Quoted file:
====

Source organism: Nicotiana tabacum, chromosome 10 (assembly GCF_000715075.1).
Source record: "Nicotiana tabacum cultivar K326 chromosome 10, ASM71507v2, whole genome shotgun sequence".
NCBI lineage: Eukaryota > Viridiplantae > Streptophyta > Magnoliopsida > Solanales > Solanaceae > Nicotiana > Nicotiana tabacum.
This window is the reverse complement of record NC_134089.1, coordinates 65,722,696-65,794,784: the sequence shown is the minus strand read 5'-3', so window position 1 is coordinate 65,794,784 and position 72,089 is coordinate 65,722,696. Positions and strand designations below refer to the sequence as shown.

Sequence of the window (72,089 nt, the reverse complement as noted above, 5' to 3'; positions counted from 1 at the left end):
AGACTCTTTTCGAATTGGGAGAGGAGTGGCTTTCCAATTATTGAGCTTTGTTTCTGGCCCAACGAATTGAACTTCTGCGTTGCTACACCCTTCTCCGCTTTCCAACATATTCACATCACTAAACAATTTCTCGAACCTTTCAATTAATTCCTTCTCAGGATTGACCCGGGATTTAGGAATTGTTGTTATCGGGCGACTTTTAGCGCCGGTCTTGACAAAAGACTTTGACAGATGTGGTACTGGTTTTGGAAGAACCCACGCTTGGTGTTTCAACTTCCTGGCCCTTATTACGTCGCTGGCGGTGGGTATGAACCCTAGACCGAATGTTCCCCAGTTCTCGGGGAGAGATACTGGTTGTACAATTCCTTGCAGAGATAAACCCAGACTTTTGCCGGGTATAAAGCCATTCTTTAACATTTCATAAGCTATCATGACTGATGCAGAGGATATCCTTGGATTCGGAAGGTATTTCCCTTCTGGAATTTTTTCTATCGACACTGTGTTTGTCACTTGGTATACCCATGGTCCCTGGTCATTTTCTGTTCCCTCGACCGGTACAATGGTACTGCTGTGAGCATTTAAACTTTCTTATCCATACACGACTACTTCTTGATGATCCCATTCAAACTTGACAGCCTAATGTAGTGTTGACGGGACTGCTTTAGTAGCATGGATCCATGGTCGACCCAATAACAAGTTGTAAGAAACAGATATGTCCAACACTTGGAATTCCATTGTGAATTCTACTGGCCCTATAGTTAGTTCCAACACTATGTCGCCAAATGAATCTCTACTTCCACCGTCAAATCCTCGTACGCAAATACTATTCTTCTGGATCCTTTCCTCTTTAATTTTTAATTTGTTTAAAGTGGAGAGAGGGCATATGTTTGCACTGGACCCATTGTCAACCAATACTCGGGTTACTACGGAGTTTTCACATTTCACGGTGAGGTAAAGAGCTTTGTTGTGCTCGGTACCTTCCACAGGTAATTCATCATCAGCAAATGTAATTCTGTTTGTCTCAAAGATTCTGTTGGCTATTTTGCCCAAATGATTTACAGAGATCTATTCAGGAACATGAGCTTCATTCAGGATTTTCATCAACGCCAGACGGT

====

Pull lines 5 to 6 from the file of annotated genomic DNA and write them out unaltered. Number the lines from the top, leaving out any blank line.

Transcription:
Sequence of the window (72,089 nt, the reverse complement as noted above, 5' to 3'; positions counted from 1 at the left end):
AGACTCTTTTCGAATTGGGAGAGGAGTGGCTTTCCAATTATTGAGCTTTGTTTCTGGCCCAACGAATTGAACTTCTGCGTTGCTACACCCTTCTCCGCTTTCCAACATATTCACATCACTAAACAATTTCTCGAACCTTTCAATTAATTCCTTCTCAGGATTGACCCGGGATTTAGGAATTGTTGTTATCGGGCGACTTTTAGCGCCGGTCTTGACAAAAGACTTTGACAGATGTGGTACTGGTTTTGGAAGAACCCACGCTTGGTGTTTCAACTTCCTGGCCCTTATTACGTCGCTGGCGGTGGGTATGAACCCTAGACCGAATGTTCCCCAGTTCTCGGGGAGAGATACTGGTTGTACAATTCCTTGCAGAGATAAACCCAGACTTTTGCCGGGTATAAAGCCATTCTTTAACATTTCATAAGCTATCATGACTGATGCAGAGGATATCCTTGGATTCGGAAGGTATTTCCCTTCTGGAATTTTTTCTATCGACACTGTGTTTGTCACTTGGTATACCCATGGTCCCTGGTCATTTTCTGTTCCCTCGACCGGTACAATGGTACTGCTGTGAGCATTTAAACTTTCTTATCCATACACGACTACTTCTTGATGATCCCATTCAAACTTGACAGCCTAATGTAGTGTTGACGGGACTGCTTTAGTAGCATGGATCCATGGTCGACCCAATAACAAGTTGTAAGAAACAGATATGTCCAACACTTGGAATTCCATTGTGAATTCTACTGGCCCTATAGTTAGTTCCAACACTATGTCGCCAAATGAATCTCTACTTCCACCGTCAAATCCTCGTACGCAAATACTATTCTTCTGGATCCTTTCCTCTTTAATTTTTAATTTGTTTAAAGTGGAGAGAGGGCATATGTTTGCACTGGACCCATTGTCAACCAATACTCGGGTTACTACGGAGTTTTCACATTTCACGGTGAGGTAAAGAGCTTTGTTGTGCTCGGTACCTTCCACAGGTAATTCATCATCAGCAAATGTAATTCTGTTTGTCTCAAAGATTCTGTTGGCTATTTTGCCCAAATGATTTACAGAGATCTATTCAGGAACATGAGCTTCATTCAGGATTTTCATCAACGCCAGACGGT